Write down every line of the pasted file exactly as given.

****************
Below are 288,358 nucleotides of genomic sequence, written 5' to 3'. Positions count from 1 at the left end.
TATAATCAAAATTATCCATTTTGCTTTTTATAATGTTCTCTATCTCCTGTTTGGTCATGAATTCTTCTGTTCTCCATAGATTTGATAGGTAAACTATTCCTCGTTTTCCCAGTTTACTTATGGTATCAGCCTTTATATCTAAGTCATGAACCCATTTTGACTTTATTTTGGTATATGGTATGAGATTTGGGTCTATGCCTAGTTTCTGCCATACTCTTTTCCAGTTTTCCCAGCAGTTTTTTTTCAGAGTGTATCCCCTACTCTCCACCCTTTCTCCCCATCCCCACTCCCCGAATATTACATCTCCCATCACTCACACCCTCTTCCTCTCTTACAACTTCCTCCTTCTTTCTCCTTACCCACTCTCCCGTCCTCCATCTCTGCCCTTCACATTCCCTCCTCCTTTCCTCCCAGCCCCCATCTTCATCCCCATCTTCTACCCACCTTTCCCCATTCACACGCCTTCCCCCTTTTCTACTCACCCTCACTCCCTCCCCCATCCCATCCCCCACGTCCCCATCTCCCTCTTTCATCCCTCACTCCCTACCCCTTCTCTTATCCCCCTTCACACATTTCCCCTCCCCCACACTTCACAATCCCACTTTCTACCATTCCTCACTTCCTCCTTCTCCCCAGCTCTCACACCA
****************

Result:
Below are 288,358 nucleotides of genomic sequence, written 5' to 3'. Positions count from 1 at the left end.
TATAATCAAAATTATCCATTTTGCTTTTTATAATGTTCTCTATCTCCTGTTTGGTCATGAATTCTTCTGTTCTCCATAGATTTGATAGGTAAACTATTCCTCGTTTTCCCAGTTTACTTATGGTATCAGCCTTTATATCTAAGTCATGAACCCATTTTGACTTTATTTTGGTATATGGTATGAGATTTGGGTCTATGCCTAGTTTCTGCCATACTCTTTTCCAGTTTTCCCAGCAGTTTTTTTTCAGAGTGTATCCCCTACTCTCCACCCTTTCTCCCCATCCCCACTCCCCGAATATTACATCTCCCATCACTCACACCCTCTTCCTCTCTTACAACTTCCTCCTTCTTTCTCCTTACCCACTCTCCCGTCCTCCATCTCTGCCCTTCACATTCCCTCCTCCTTTCCTCCCAGCCCCCATCTTCATCCCCATCTTCTACCCACCTTTCCCCATTCACACGCCTTCCCCCTTTTCTACTCACCCTCACTCCCTCCCCCATCCCATCCCCCACGTCCCCATCTCCCTCTTTCATCCCTCACTCCCTACCCCTTCTCTTATCCCCCTTCACACATTTCCCCTCCCCCACACTTCACAATCCCACTTTCTACCATTCCTCACTTCCTCCTTCTCCCCAGCTCTCACACCA